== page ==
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The American culture of political violence


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Ballots, not bullets. A government of laws, not of men.

When politicians talk about the common values ​​of the nation, that is part of what they mean: a nonviolent, legal and democratic system of government.

What we really get is something quite different. Four presidents assassinated and 15 threatened. Historic assassinations of Robert Kennedy and Martin Luther King. Threats against a Supreme Court judge and his family. And even former Maine Governor Paul LePage, who recently threatened to “bridge” a Democrat.

This newspaper editorializes: “Threats of violence are unacceptable. We can’t believe we have to keep saying this.

You have to keep saying it, because America has a culture of violence, especially political, and it’s getting worse.

It started with the US border. In the 1800s, the country had more territory than it could govern, leaving justice to individuals alone, often using firearms to defend themselves. Violence or its threat could replace the government.

In 1865, President Abraham Lincoln was the target of a historic political assassination. Under his leadership, the Union had won the Civil War, and slavery was soon to be outlawed altogether. John Wilkes Booth, an actor, shot Lincoln as a dramatic punishment for crushing the Confederacy.

By the end of the 19th century, the border was complete and the government, police and courts were operating throughout the country. But the violence continued and the pace of attempts against presidents accelerated.

The violence or threats followed Lincoln’s pattern of punishing people for their past actions. It can’t stop them, but it feels good to fight back and it can intimidate others from taking similar action.

Lately, cases seem to be piling up.

Representatives Liz Cheney and Adam Kinzinger voted to impeach President Donald Trump and are the only Republicans on the House committee investigating the January 6, 2021 attack on the Capitol. For their independence from loyalty to blind parties, they have become the target of threats.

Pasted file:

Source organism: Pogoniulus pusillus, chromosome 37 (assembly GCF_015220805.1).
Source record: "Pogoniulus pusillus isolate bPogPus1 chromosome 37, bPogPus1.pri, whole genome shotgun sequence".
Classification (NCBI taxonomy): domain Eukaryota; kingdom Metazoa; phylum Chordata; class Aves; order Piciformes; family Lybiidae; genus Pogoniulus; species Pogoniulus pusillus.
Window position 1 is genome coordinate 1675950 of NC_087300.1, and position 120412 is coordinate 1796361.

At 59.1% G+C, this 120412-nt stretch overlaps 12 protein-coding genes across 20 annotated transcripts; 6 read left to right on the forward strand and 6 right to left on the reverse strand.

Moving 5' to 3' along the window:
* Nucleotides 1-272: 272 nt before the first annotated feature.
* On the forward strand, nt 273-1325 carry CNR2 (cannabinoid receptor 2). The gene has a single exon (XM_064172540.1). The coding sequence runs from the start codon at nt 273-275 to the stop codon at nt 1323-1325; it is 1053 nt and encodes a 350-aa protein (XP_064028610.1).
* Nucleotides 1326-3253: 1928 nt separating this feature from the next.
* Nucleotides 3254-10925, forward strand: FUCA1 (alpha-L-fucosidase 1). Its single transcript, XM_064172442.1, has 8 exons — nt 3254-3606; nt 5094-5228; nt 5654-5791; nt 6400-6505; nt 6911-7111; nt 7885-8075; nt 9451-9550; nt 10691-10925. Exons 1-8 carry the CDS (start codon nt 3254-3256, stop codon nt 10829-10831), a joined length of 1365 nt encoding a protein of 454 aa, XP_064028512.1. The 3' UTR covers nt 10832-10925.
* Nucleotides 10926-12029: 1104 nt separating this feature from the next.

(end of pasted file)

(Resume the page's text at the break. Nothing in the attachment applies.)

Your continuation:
Cheney spent some of his re-election campaign funds on security. The two receive additional protection from the Capitol Police. She lost her primary. Kinzinger knew he would lose and chose not to run. The violence was both unjustified and unnecessary.

Federal Magistrate Judge Bruce Reinhart approved the FBI’s warrant to search Trump’s Florida home for government documents from the White House. Florida GOP Senator Marco Rubio falsely inferred that Reinhart was a partisan Democrat. The judge and his family were threatened. His synagogue had to cancel services due to anti-Semitic threats.

Dr. Anthony Fauci, the top federal epidemiologist, corrected Trump’s erroneous claims about curing COVID-19, and he and his family became the target of a death threat. This month, his would-be killer was sentenced to three years in prison.

U.S. Supreme Court Justice Brett Kavanaugh voted to overturn the Roe v. Wade. He and his family were threatened. Due to the murder of a federal judge’s son and threats from Kavanaugh, Congress quickly approved additional protections for Supreme Court justices and their families.

Most of the threats and half-baked attacks seem to come from Trump supporters, people who believe in him, and the myth that his re-election was stolen. But, as in the Kavanaugh case, the threat could also come from the other side.

Although there is probably no single or simple explanation for the increase in serious threats, they seem to reflect the country’s state of division and instability. Since the Vietnam War in the 1960s and 1970s, many people have come to believe that the government is not doing it for them. They are increasingly frustrated and want change.

The elections of Barack Obama and Trump revealed a strong feeling for change, almost simply for himself. When these elections dashed such hopes, some became more disgruntled. The right has grown and increasingly favors a more authoritarian approach that refuses to compromise.

Trump and LePage tapped into that sentiment to further their own political ambitions. The result has been to legitimize the breaking of traditional constraints, sneeringly labeled politically correct. Trump supporters felt fewer limits to taking matters into their own hands.

If the country seemed to be moving away from racism, anti-Semitism, violence and other extreme actions, it stopped with Trump. His sense of unlimited power was passed on to his followers. A few thousand insurgents took over the Capitol, claiming they represented the American people as they threatened to hang the vice president.

Although perhaps debatable, some polls show that part of the population thinks political violence is acceptable. Not so long ago, even conducting such a survey would have been unimaginable.

The political debate cannot go much lower than a resort to violence. The border, long gone, can no longer last. The lawless heritage of the once ungoverned American West hampers true choice.

How do the people want the country to be governed?